1. DDT linked to Alzheimer's disease

    Pesticide in dementia link

    DDT has been banned for decades, but it was once so widely used that you've almost certainly been exposed.

    And odds are, you still have some in your body right now.

    It's not sitting there quietly, either, because as DDT breaks down into DDE in your body, it could be doing damage to your brain -- which is why one new study finds that higher blood levels of DDE can boost the risk of dementia and Alzheimer's disease.

    Overall, Alzheimer's patients have 3.8 times the blood levels of DDE when compared to patients the same age who have no signs of cognitive problems. The link works the other way, too: Patients with the highest blood levels of DDE also have four times the risk of Alzheimer's disease.

    While we need more research to know for sure if there's a link between this pesticide and dementia, I think there's more than enough smoke here to cause a pretty big fire.

    Animal studies have shown that DDT can cross the blood-brain barrier. We also know that DDT seems to cause amyloid beta plaques, or the buildups found in the brains of dementia and Alzheimer's patients.

    It seems like the higher your levels of DDT, the more plaques you have. And the more plaques you have, the more likely you are to plunge into the cycle of cognitive decline, dementia and Alzheimer's disease.

    The one complicating factor here is genetics. The new study finds that if you have a higher genetic risk for Alzheimer's, the DDT can worsen it and speed you on the path toward disease.

    And if you have a low genetic risk, the DDT may not be as harmful (at least when it comes to dementia).

    Whatever your risk, you might be tempted to think that this study isn't much to worry about. After all, DDT is no longer used in the United States.

    But that doesn't mean you're in the clear. Odds are, you've already been exposed -- and there's a good chance you'll continue to be exposed in at least three major ways.

    First, DDT is still in the soil and water in many parts of the United States, especially agricultural regions, even 40 years after it was banned.

    Second, other nations still use DDT -- including some that supply the dirt-cheap produce and frozen foods that fill our supermarkets.

    And third, any DDT you've been exposed to in the past could still be in your body today. Studies have shown it can remain inside you for a decade.

    Put it all together, and you can see why close to 80 percent of us have measurable levels of DDT and DDE in the blood right now.

    But no matter how you've been exposed, there are two steps you can take today that can help limit your exposure and safely eliminate what's in your body.

    Step #1: Eat only locally grown organic vegetables, and drink only water that's been filtered with either reverse osmosis or a distiller.

    This will also help eliminate exposure to other dangerous chemicals, drugs, metals and pesticides found in food and water. And of course, you'll eat better and healthier foods when you go organic.

    Step #2: If you're concerned, get yourself tested for exposure to DDT and other chemicals by a holistic doctor. The same doctor can also help customize a diet for you rich in naturally detoxifying foods such as cruciferous vegetables, which can help your body to rid itself of harmful chemicals and metals.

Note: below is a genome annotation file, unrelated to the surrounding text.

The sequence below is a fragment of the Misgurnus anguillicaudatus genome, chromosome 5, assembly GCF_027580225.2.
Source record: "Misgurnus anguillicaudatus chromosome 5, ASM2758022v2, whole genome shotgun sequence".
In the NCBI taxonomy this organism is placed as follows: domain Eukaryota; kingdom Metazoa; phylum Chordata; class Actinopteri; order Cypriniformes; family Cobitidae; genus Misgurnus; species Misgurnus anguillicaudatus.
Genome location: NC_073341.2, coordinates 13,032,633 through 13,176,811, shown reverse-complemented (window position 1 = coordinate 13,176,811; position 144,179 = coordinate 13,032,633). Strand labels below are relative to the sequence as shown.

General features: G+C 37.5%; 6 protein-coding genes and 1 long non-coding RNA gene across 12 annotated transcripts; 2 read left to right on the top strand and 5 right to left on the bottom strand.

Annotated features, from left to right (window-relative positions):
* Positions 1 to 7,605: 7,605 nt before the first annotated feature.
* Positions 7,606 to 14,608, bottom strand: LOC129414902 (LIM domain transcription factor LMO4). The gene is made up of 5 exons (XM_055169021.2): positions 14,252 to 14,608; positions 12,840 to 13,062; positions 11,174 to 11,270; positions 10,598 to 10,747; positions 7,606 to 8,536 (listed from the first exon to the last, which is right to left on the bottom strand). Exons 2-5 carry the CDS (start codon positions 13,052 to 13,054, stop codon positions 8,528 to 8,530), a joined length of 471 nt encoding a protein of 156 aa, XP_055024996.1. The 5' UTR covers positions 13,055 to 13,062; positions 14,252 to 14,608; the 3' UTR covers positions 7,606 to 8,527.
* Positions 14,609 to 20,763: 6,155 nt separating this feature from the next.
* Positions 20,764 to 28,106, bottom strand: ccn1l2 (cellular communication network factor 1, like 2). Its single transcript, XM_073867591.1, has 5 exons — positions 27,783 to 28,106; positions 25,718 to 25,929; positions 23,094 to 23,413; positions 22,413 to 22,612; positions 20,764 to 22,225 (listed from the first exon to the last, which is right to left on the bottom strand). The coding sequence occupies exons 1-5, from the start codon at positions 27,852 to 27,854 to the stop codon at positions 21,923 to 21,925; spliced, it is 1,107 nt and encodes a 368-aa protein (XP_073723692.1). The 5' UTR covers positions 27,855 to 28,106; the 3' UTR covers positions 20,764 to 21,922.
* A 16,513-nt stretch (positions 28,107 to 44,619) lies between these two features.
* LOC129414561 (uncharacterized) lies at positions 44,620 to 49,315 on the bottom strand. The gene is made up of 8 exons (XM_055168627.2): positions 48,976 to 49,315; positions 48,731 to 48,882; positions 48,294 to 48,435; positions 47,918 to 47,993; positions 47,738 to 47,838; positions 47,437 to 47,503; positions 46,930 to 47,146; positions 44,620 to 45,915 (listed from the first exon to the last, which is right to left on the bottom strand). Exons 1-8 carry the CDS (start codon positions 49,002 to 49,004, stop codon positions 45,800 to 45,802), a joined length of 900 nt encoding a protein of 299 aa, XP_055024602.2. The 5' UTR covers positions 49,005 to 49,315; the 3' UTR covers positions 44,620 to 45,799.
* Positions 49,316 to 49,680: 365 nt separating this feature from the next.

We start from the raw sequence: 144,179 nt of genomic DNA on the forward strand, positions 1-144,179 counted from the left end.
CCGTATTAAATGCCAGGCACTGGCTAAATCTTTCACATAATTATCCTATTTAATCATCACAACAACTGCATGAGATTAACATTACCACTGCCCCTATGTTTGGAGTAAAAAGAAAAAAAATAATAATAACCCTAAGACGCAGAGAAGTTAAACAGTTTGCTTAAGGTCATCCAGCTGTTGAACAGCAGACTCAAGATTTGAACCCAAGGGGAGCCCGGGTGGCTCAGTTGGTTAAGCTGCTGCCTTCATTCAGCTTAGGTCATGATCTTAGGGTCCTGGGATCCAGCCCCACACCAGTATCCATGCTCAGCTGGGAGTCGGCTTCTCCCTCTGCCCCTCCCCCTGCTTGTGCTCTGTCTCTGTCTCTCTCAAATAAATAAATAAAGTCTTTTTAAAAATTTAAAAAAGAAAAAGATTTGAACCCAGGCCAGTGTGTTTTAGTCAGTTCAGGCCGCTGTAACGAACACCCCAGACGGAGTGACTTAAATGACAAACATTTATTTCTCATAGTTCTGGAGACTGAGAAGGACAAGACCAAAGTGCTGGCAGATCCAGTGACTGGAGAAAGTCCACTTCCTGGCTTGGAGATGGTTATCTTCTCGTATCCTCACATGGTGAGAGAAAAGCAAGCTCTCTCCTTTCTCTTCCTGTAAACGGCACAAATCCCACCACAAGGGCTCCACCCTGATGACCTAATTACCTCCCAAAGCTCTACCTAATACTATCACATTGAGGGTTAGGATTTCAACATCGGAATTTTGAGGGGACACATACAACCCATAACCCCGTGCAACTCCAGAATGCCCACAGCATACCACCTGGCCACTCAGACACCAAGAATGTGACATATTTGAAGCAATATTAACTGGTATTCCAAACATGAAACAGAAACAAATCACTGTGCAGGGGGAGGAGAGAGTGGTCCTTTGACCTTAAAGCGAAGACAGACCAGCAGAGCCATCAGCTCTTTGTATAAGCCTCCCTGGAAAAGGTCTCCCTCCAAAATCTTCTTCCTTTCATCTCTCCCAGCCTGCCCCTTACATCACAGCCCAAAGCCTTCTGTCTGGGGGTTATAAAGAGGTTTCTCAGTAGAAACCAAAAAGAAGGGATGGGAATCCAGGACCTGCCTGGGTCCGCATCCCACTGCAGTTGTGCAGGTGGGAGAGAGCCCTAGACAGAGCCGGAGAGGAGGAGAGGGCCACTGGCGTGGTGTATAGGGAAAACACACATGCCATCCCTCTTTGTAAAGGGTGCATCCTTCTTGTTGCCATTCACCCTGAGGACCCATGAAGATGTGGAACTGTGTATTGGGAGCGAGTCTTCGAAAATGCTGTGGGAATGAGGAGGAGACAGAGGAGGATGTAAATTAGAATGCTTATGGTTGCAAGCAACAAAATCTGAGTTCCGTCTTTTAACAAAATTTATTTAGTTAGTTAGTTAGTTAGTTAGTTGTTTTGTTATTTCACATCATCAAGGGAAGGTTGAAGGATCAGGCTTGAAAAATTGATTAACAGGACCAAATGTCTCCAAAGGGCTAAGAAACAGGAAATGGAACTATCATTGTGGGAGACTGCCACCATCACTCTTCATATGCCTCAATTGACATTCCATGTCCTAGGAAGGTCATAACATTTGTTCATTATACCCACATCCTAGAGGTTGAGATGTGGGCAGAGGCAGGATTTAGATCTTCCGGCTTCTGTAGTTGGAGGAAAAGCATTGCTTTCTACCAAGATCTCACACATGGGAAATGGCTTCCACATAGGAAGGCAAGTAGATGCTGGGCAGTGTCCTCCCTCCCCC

2. Pesticides and Parkinson's

    You've heard me tell you to watch what you put into your body.

    But what you put into your body isn't just limited to what you eat and drink. Many of the toxins we're exposed to gain entry through our environment.

    And some environments are more hazardous than others.

    A new study shows that regular on-the-job exposure to pesticides increases your risk for Parkinson's disease.

    The study, published in June in the Annals of Neurology, doesn't identify the cause of Parkinson's so much as a risk factor that we all need to be aware of – especially those of us who work around these chemicals.

    French researchers followed 800 adults, some with Parkinson's disease and somewithout, who worked on farms and in the course of their jobs were exposed to fungicides, herbicides and insecticides.

    While the researchers found an increased risk between occupational exposure to pesticides and the risk of developing Parkinson's disease, the highest risk came among those who worked around insecticides, especially organochlorine insecticides such as DDT.

    In fact, men who worked with organochlorine insecticides had twice the risk as men with no on-the-job exposure. Even more significantly, the Parkinson's risk increased as a worker's exposure to these chemicals increased.

    The study did not look at any impact pesticides around the home may have on Parkinson's risk.

    This is not the first study to come up with this kind of link.

    Lab research, including a study published in Nature Neurscience back in 2000, has found that rats injected with the insecticide rotenone are more likely to develop an animal equivalent of the disease.

    The French researchers say the overall risk of getting Parkinson's is still small, even among workers exposed regularly to insecticide.

    But if you're concerned about risk factors, this one is hard to ignore. If you work with these chemicals, limit your direct exposure as much as possible and follow all the proper safety procedures when handling them. When you do this kind of work for a living, there's always a danger of complacency, so remain vigilant.

    For the rest of us, it's a good time to take a look at everything we're exposed to on a regular basis, especially those chemicals you've been around so much you've stopped noticing them.

    Toxins can cause a number of illnesses, diseases and conditions, and the challenge isn't just identifying them – but avoiding them, day after day.

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